Ultimately, these are all symptoms of a core problem that Johnson suffers as a Libertarian: his approach to foreign policy seems to be right in line with Libertarian Party doctrine, to wit, that we shouldn't have a foreign policy. His solution to the Syrian question is to extricate by the most expeditious means possible, without regard for the outcome or the people involved. He even goes so far as to explicitly blame "regime change" for the entirety of the crisis, language which suggests an external hand rather than the Syrian people rising up in civil war.
This lack of a plan further suggests the restoration of Assad to power, a plan which falls right in line with Russian goals and will therefore likely earn Johnson accolades from Trump. This alignment also highlights a conflict within Libertarian philosophy. It seems that isolationism trumps a people's right to self-determination. This lack of a plan completely fails to address the millions of people who are displaced by the conflict; who have no homes to return to, whose nation is threatened by the Islamic State regardless of the diplomatic relations between Assad and the Opposition, and who likely would be in grave danger should they return to Syria under a restored Assad. This lack of a plan ignores the pressures which the conflict is placing on the politics of many nations, many of whom are dealing with a wave of terrorism and a rising tide of far-right nationalism in response. Disconnecting with Syria and disinterest in the welfare of countries with whom we have old and deep diplomatic and economic ties beckons disaster.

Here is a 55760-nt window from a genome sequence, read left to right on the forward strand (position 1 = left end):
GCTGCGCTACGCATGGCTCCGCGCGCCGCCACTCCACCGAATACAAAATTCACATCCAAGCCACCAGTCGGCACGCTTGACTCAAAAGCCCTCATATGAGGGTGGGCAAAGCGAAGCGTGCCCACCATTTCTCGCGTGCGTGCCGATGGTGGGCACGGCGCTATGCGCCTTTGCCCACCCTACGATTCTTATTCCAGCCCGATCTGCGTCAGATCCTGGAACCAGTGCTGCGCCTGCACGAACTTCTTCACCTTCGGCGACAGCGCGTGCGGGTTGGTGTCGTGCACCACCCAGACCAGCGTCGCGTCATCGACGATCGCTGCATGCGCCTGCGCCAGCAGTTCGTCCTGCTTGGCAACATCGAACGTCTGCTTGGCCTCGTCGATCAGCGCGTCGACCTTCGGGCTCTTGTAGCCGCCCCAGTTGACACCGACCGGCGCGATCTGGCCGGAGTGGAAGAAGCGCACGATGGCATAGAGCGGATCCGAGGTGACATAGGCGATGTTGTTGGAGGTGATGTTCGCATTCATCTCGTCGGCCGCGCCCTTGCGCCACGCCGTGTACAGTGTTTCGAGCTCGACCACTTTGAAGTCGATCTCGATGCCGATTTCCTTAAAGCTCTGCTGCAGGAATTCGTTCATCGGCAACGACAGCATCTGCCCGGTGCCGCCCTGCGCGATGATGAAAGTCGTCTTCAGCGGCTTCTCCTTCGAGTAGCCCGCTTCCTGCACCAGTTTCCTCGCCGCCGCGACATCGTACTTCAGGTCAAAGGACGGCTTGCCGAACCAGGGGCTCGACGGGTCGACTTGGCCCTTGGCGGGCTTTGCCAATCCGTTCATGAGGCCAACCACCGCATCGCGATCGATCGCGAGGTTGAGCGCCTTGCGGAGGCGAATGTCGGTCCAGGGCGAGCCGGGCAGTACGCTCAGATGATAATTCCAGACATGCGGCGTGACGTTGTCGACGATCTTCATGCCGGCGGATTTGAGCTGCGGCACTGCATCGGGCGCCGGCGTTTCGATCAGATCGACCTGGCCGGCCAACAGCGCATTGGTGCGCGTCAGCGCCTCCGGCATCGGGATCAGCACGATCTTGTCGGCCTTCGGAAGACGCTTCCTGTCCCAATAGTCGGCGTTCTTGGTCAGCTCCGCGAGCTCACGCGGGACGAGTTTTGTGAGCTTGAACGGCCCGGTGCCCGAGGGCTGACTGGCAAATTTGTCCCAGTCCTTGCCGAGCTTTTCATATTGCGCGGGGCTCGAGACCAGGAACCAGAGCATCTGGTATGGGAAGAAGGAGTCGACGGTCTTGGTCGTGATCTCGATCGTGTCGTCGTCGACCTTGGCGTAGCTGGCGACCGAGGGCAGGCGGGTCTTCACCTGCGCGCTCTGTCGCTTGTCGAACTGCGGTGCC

While this blog has previously acknowledged the wisdom of status quo ante in Syria, that assessment was also made only one year into the conflict. In the last four years, the United States has committed to one side over the other and a reversal of that position out of misguided isolationist principles will do far more damage to American standing than holding course. Cooperation with Russia is possible with regards to defeating the Islamic State, but only insofar as the Islamic State challenges stability in Syria. The end-state of that Syrian stability is going to be the result of diplomatic negotiations between Russia and the United States - and will only include Syria as a matter of protocol. The problem is bigger than it used to be, and it requires a committed and nuanced approach. It will not go away for being ignored.
But a total lack of any nuanced foreign policy - or even evidence of a gloss on Syria - constitutes only the flagrant failures of Johnson. The final Joker is in what this gaffe shows about his overall skill as an executive.
Nobody is President alone. Every head of state has a team which they build to inform them of events and policy, to help them craft strategies and talking points, to groom their presentation.
This gaffe indicates a failure of Johnson's own interest in the conflict. It indicates that the failure was so total that he did not even instruct his team to get him a briefing on the topic. Furthermore, it indicates that the sort of people that Johnson has chosen to guide and aid him in presenting an executive presence ALSO failed to take an interest in the topic, to take initiative and prepare their candidate, to support him and make him competent. Instead, these are people who have let the campaign slogan be "Feel the Johnson," apparently oblivious to the fact that if you are feeling the johnson, you are getting fucked. Luckily, they made that clear today. The Johnson campaign is the blind leading the blind, no matter which way you look at it.